PM Lee, who turned 70 in February, had previously said he wanted to hand over to his successor and step down by that age. But with the onset of the pandemic, he said he would delay his retirement to see Singapore through the crisis.

After DPM Heng stepped aside, PM Lee said he would stay on until the 4G team selected a new leader.

"I'm looking forward to handing over to Lawrence once he is ready," said PM Lee on Saturday, adding that the transition would be done "carefully and deliberately".

One factor to consider would be the next general election, which is due by 2025, he noted.

PM Lee said he would discuss with Mr Wong the best strategy to approach this - whether it will be to conduct the handover ahead of the polls, or for PM Lee to fight and win the election first before doing so.

"It will depend on how things evolve, it's something which we'll decide later on," said the prime minister.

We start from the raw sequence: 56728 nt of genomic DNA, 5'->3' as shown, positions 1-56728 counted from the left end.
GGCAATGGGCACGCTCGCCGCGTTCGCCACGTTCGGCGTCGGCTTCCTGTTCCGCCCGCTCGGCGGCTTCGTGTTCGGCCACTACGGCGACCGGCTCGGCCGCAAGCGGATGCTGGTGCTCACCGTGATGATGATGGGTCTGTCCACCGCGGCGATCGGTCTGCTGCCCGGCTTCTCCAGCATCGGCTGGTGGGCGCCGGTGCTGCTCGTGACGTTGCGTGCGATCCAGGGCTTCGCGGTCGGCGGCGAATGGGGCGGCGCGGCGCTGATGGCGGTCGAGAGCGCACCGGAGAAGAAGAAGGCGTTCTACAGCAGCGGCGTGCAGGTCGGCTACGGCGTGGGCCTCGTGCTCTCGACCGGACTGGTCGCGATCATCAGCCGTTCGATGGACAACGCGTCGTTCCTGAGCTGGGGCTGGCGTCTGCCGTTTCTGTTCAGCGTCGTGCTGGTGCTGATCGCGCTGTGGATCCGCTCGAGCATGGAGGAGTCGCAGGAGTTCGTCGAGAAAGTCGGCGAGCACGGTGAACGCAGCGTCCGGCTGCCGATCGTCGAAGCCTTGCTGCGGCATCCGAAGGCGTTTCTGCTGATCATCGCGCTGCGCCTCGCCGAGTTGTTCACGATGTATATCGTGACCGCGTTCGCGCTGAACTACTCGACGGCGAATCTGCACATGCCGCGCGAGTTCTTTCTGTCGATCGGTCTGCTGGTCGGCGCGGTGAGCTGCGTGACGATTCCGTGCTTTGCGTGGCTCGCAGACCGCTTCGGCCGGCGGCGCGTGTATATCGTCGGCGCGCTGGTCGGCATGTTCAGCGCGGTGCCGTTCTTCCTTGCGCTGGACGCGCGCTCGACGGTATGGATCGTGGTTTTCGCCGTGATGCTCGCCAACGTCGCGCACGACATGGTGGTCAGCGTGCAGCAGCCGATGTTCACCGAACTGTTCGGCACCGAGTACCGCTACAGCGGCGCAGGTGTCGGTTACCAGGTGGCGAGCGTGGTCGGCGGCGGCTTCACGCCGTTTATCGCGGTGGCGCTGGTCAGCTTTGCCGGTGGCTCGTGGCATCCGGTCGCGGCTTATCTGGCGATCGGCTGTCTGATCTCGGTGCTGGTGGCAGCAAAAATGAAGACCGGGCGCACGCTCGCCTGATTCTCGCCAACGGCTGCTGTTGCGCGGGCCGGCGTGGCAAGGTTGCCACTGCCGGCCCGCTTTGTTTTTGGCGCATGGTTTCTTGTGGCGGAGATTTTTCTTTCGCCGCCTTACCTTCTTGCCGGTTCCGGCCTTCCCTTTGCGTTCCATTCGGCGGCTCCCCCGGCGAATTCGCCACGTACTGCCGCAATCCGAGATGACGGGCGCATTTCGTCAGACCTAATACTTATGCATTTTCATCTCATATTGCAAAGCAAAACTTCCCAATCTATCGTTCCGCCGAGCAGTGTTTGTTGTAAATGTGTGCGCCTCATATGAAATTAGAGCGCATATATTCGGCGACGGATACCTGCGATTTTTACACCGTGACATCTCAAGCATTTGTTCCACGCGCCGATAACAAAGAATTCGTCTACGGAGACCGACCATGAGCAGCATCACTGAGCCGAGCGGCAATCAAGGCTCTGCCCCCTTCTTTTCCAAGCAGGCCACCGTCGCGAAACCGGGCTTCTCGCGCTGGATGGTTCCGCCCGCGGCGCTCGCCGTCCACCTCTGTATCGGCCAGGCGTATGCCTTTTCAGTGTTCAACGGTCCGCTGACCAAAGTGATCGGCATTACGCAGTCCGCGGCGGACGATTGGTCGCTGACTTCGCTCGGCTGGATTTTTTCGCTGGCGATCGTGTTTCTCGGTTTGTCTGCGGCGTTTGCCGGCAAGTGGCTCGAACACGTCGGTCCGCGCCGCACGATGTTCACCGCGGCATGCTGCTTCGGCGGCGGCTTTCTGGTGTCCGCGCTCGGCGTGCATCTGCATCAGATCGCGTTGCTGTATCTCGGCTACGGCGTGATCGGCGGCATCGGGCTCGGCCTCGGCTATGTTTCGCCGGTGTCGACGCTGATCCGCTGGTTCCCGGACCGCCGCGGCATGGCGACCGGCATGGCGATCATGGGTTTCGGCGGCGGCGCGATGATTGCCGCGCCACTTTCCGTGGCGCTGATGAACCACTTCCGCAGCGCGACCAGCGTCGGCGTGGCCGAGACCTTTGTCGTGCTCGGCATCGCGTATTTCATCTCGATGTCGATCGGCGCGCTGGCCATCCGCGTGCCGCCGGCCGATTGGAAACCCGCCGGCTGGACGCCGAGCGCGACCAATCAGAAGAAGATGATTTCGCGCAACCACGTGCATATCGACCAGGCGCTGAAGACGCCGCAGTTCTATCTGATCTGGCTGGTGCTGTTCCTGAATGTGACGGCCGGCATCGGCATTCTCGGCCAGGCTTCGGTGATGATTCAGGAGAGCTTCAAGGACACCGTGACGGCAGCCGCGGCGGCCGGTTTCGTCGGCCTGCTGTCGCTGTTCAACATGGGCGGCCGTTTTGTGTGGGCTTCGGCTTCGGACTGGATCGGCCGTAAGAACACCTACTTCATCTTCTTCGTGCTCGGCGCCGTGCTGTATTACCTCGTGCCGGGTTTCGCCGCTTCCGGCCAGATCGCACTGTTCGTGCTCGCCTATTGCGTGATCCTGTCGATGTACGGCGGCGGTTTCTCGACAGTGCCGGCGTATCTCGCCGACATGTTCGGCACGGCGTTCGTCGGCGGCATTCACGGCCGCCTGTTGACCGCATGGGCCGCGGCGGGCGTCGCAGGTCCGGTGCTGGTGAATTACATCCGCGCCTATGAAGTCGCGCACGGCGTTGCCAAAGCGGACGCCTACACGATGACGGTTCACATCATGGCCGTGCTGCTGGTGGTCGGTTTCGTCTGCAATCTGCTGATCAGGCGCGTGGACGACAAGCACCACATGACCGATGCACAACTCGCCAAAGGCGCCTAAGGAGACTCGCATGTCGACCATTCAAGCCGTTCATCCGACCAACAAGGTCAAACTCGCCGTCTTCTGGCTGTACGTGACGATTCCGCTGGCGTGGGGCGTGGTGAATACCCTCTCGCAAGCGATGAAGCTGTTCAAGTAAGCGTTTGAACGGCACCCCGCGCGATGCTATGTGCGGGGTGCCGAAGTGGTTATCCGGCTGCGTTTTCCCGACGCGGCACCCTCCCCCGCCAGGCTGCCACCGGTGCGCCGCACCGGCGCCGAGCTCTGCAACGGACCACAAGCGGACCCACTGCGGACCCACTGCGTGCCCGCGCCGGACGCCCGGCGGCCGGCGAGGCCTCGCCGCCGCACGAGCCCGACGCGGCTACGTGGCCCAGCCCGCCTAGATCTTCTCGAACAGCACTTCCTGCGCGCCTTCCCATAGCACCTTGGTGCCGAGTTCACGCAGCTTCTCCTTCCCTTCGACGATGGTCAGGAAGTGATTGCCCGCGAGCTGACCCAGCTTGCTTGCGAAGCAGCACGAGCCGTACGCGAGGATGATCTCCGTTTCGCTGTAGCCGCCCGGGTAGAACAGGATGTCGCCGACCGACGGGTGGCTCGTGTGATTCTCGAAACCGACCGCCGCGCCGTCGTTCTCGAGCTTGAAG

"But either way, our plan is for Lawrence to be the next PM if the PAP wins the next GE. That has been settled."

Noting that PM Lee had raised the handover of power to him more than once, Mr Wong said: "I will bear that in mind as I embark on my new responsibilities… I will certainly let the Prime Minister know when I'm ready. And I am also very sure that before too long, he will be reminding me and chasing me for a response, and I will do so in due course."

4. Who will be Mr Wong's deputy?


No decision has been made, said PM Lee, noting that the exercise which concluded on Thursday had been to choose the 4G leader and not his deputy nor the next 5G leader.

"In due course, Lawrence will decide who will be his deputy and who will be in his core team," said PM Lee. "And I hope he and his colleagues will work hard to identify and induct more promising leaders into the team to build up the 5G team for Singapore."

He said the ethos of teamwork among the ministers has already been emphasised by Mr Wong, and that Singapore has for years now avoided "destructive dynamics" of rivalries and internal politics.